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Mountain Home Magazine


Three nights, three groups, three chances to hear the music of Ireland on the Susquehanna

Three exceptional Irish groups are poised to wash up on the Susquehanna’s shores, just in time to warm our hearts (and toes!) and to lift our winter-weary spirits. From Williamsport’s Community Arts Center to the Weis Center for the Performing Arts and the Campus Theatre in Lewisburg, the area will be filled with folk, traditional, and even classical music with the Celtic lilt.

The party starts in Williamsport on March 15 with the return of The Irish Rovers in their “Farewell to Rovin’” tour. No strangers to the CAC, this group always gets a warm welcome in Williamsport with its rollicking tunes and lively banter. If you have always wanted to see the Rovers, go now, as this is the last time this band will tour in the United States. Founded in the 1960s, this group of Irish immigrants first organized the band in Canada and has spent the last five decades spreading the joy of Irish folk music around the world.

George Millar and his cousin Ian Millar are both from Ballymena, original member Wilcil McDowell is  from Larne, Sean O’Driscoll is from Cork, and bodhran player Fred Graham is from Belfast. Joining the Rovers are multi-instrumentalist Morris Crum from Ireland, whistle/flute player Geoffrey Kelly from Spirit of the West, and fiddle player, Gerry O’Connor—all who regularly play on Rovers recordings or tours. Expect a foot-stomping sing- along with one of the most famous and beloved bands to rock Billtown.

The party then wends downriver to Lewisburg where two very different Irish groups will come ashore to delight. Martin Hayes Masters of Tradition will play at the Weis Center on March 21. The heart and soul of Masters of Tradition is the musical collaboration of Martin Hayes and Dennis Cahill. Hayes is one of the finest Irish fiddle players,and the artistic director of the Masters of Tradition Festival held in August each year at Bantry House in Bantry, West Cork. There, Ireland’s most distinguished traditional musicians are invited to play in a more intimate chamber music setting. Dennis Cahill is an American from Chicago, from Irish parents, and is a master guitarist. Indeed, it is the synergy between the fiddle work of Hayes and the sparse but essential accompaniment of Cahill that forms the center of this group, and has cemented the role of the guitar in traditional Irish music. The other musicians, vocalist Iarla Ó Lionáird, fiddler Cathal Hayden, guitarist Seamie O’Dowd, Máirtín O’Connor on accordion, and uilleann piper David Power were chosen by Hayes as artists in their own right.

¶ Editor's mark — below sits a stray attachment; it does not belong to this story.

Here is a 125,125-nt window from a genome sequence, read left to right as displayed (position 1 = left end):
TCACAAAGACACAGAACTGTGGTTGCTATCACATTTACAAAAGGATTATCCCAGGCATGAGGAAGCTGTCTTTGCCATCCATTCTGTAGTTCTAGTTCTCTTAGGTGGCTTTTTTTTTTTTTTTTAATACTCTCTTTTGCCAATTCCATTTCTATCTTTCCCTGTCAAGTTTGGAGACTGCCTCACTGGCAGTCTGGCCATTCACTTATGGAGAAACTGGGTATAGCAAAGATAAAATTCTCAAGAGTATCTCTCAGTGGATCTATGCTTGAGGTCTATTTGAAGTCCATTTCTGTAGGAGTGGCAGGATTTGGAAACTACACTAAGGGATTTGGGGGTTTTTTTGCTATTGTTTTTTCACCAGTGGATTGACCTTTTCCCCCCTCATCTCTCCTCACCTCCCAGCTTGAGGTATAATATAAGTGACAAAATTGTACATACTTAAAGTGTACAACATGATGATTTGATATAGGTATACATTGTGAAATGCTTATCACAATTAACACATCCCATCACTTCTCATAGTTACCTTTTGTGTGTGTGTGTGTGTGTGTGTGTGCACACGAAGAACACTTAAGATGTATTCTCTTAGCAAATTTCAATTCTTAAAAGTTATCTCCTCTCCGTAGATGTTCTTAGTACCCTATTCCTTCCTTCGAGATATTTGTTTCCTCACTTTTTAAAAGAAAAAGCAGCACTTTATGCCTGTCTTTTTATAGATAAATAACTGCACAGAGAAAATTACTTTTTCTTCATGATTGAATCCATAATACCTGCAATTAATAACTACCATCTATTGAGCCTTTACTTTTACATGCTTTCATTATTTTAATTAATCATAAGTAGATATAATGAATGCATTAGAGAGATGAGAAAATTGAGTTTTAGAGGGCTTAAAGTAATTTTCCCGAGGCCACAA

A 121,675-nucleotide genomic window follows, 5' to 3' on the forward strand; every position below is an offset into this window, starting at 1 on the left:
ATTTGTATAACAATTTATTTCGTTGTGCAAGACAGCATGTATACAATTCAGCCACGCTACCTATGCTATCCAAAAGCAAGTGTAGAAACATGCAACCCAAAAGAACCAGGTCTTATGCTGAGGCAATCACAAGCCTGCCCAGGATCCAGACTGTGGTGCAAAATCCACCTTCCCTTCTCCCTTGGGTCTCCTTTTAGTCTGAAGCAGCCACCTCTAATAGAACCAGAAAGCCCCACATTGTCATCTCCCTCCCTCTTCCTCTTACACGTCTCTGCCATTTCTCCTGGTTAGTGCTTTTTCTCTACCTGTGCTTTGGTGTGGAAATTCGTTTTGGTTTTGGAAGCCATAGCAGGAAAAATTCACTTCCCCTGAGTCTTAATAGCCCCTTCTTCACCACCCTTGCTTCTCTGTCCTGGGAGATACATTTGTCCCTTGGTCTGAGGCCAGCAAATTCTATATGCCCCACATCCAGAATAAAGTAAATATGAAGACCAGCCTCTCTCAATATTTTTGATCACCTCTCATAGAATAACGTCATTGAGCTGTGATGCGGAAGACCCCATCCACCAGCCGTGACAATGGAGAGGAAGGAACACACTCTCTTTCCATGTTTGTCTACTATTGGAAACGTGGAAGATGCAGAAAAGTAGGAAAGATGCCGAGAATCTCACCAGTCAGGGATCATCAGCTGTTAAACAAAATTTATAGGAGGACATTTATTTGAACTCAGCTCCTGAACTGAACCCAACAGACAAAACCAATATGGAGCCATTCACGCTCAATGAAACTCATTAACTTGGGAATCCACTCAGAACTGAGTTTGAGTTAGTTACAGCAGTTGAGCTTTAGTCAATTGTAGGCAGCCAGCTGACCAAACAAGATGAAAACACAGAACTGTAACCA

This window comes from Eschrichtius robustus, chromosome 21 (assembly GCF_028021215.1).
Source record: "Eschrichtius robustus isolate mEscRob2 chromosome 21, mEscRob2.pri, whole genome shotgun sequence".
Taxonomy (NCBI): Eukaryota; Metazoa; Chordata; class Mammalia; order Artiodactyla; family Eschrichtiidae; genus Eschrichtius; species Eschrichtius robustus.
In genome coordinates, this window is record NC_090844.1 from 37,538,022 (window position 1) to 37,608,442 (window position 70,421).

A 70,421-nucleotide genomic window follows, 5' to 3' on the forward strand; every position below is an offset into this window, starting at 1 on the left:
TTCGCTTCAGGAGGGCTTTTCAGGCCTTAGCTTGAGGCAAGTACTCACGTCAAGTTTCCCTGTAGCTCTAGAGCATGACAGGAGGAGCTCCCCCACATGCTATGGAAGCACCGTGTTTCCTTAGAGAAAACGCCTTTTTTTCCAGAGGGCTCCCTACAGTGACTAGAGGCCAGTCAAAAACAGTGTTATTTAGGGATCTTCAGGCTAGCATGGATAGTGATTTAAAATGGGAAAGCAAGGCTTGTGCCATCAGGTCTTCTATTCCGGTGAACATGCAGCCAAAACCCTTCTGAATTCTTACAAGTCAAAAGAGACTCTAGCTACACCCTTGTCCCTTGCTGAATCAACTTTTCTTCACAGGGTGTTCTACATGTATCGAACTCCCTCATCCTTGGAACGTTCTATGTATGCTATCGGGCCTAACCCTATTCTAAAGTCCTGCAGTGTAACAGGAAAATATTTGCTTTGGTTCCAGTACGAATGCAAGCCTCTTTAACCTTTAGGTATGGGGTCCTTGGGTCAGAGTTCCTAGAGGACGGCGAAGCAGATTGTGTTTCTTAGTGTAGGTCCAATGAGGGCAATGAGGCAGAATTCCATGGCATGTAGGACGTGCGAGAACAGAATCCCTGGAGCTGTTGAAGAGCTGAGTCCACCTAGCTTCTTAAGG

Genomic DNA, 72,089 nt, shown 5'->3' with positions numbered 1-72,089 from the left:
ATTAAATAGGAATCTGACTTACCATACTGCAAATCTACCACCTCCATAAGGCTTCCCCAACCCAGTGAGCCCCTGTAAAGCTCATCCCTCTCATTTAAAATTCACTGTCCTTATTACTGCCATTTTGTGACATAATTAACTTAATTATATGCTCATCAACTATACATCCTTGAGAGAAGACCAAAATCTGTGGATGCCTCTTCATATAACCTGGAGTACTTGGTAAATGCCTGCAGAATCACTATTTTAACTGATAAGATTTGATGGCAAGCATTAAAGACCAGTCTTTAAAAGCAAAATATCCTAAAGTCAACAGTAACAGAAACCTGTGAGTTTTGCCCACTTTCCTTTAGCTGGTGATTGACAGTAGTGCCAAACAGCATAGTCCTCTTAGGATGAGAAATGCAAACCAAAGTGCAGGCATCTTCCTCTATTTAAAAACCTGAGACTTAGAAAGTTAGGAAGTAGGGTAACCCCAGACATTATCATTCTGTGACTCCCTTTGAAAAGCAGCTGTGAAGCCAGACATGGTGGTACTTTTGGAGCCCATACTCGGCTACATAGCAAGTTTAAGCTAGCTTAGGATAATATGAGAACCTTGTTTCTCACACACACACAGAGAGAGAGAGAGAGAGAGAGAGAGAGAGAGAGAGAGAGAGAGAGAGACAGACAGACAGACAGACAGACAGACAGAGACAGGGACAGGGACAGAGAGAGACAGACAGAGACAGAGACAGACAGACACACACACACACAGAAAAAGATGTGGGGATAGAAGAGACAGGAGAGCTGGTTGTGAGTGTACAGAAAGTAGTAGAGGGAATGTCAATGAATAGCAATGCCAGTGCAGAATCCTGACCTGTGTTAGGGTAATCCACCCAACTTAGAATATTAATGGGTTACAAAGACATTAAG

The tour has evolved from the music at the festival, says Kathryn Maguet, executive director at Weis. “This traditional Irish group plays like no other.” Different from the music of the pub and the concert hall, this is the music played in people’s homes, and is grounded in County Clare and the music of Hayes’s father, P.J. Hayes. The music is subtle, full of energy, and different every night, as these seven musicians weave traditional Irish music in solos, duets, and trios. “One of the things I want people to experience is a sense of the bedrock of the music,” says Hayes. “In its purest form, Irish traditional music speaks a universal language.”

The music then flows into another form a mere five days later, as, on March 26, the Dublin Guitar Quartet takes the stage at the Campus Theatre in Lewisburg. Maguet notes, “This and the Masters of Tradition are very different concerts.” Four Dublin musicians— Brian Bolger, Pat Brunnock, David Creevy, and Tomas O’Durcain—create a unique chamber music experience by arranging classical and contemporary music for guitar. They are perhaps best known for their collaborations with Philip Glass, Steve Reich, Arvo Part, and Gyorgy Ligeti. The warm, beautiful result has brought them acclaim from new classical artists, and, perhaps more importantly, introduced a wider audience to classical work being written today and the composers writing it. Magret says that Dublin Guitar Quartet “moves seamlessly from serious to ‘not-so-serious.’”

In a month when everyone is just a little bit Irish, we have a chance to drink deeply from the river of Celtic song and music right here in North Central Pennsylvania. Happy St. Patrick’s Day!

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